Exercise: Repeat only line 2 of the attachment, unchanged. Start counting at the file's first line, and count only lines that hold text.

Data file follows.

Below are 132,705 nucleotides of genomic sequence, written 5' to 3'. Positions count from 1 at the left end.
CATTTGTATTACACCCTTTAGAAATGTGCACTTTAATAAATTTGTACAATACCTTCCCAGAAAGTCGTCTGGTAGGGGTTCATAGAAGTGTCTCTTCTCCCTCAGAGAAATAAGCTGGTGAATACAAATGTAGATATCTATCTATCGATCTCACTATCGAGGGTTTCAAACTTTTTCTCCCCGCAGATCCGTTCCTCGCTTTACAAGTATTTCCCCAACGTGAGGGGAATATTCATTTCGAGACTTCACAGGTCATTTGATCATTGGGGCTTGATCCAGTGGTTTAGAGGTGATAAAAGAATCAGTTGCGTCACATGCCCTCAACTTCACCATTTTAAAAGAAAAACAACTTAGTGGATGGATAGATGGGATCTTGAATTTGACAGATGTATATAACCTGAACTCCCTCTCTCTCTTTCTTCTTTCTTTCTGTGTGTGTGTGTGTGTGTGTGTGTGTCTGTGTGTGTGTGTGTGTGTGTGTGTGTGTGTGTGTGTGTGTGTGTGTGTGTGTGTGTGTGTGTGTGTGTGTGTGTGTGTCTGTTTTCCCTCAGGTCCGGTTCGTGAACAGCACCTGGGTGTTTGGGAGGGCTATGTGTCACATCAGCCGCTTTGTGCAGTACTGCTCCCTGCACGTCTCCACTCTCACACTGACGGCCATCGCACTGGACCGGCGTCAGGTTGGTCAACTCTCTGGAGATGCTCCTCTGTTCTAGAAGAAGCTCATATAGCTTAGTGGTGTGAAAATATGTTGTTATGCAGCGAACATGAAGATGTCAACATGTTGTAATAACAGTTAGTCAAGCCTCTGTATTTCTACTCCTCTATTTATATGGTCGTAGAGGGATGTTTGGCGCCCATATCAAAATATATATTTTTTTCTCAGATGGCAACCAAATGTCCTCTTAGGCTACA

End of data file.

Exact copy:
CATTTGTATTACACCCTTTAGAAATGTGCACTTTAATAAATTTGTACAATACCTTCCCAGAAAGTCGTCTGGTAGGGGTTCATAGAAGTGTCTCTTCTCCCTCAGAGAAATAAGCTGGTGAATACAAATGTAGATATCTATCTATCGATCTCACTATCGAGGGTTTCAAACTTTTTCTCCCCGCAGATCCGTTCCTCGCTTTACAAGTATTTCCCCAACGTGAGGGGAATATTCATTTCGAGACTTCACAGGTCATTTGATCATTGGGGCTTGATCCAGTGGTTTAGAGGTGATAAAAGAATCAGTTGCGTCACATGCCCTCAACTTCACCATTTTAAAAGAAAAACAACTTAGTGGATGGATAGATGGGATCTTGAATTTGACAGATGTATATAACCTGAACTCCCTCTCTCTCTTTCTTCTTTCTTTCTGTGTGTGTGTGTGTGTGTGTGTGTGTCTGTGTGTGTGTGTGTGTGTGTGTGTGTGTGTGTGTGTGTGTGTGTGTGTGTGTGTGTGTGTGTGTGTGTGTGTGTGTGTCTGTTTTCCCTCAGGTCCGGTTCGTGAACAGCACCTGGGTGTTTGGGAGGGCTATGTGTCACATCAGCCGCTTTGTGCAGTACTGCTCCCTGCACGTCTCCACTCTCACACTGACGGCCATCGCACTGGACCGGCGTCAGGTTGGTCAACTCTCTGGAGATGCTCCTCTGTTCTAGAAGAAGCTCATATAGCTTAGTGGTGTGAAAATATGTTGTTATGCAGCGAACATGAAGATGTCAACATGTTGTAATAACAGTTAGTCAAGCCTCTGTATTTCTACTCCTCTATTTATATGGTCGTAGAGGGATGTTTGGCGCCCATATCAAAATATATATTTTTTTCTCAGATGGCAACCAAATGTCCTCTTAGGCTACA